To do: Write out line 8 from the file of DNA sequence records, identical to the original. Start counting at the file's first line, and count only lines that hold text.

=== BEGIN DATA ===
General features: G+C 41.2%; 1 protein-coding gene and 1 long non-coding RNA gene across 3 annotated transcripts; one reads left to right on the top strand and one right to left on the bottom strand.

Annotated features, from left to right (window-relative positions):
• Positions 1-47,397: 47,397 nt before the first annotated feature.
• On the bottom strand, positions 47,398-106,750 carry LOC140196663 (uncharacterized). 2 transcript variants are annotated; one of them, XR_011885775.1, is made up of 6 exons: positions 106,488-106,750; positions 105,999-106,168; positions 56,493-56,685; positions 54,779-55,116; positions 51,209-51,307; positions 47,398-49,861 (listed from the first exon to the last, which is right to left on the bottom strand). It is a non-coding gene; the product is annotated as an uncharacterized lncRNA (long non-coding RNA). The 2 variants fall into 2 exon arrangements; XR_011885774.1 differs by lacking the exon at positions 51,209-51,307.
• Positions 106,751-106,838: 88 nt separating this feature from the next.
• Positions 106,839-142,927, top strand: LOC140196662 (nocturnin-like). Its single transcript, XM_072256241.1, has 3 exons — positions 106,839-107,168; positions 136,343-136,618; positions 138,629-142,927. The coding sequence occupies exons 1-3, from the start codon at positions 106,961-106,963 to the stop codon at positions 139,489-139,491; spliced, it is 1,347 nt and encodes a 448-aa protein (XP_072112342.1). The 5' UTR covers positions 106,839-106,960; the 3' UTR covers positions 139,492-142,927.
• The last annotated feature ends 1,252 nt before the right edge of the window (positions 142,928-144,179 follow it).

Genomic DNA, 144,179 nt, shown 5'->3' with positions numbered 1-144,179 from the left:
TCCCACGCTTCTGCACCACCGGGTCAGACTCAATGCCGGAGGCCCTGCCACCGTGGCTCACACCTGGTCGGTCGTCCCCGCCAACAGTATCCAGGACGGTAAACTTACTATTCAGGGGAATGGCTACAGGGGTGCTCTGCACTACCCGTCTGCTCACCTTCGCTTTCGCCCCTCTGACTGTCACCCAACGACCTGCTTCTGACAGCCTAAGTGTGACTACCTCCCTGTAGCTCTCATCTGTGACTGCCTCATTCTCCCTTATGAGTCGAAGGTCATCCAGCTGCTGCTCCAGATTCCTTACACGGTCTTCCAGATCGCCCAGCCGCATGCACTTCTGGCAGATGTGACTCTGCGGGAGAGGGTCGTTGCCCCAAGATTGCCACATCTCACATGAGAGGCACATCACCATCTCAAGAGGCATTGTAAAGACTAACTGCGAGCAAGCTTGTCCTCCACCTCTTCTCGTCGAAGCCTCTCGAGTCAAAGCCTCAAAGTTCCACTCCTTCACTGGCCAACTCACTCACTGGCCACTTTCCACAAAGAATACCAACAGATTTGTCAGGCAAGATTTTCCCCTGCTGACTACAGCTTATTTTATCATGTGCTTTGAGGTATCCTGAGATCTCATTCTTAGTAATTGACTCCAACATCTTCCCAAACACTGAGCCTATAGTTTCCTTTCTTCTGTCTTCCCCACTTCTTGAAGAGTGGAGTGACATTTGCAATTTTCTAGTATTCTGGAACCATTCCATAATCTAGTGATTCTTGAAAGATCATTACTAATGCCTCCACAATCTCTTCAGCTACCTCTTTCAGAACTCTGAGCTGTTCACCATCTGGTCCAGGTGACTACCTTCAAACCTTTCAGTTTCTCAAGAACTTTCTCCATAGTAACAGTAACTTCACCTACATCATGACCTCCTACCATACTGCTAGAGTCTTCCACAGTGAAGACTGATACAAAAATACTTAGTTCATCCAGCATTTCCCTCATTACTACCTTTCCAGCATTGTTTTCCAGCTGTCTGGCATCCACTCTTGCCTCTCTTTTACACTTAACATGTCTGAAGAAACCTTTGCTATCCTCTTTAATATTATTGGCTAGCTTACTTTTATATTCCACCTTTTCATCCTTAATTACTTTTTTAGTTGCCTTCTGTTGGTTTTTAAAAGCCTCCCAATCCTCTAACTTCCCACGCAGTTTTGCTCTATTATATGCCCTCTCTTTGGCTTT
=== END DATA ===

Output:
Genomic DNA, 144,179 nt, shown 5'->3' with positions numbered 1-144,179 from the left: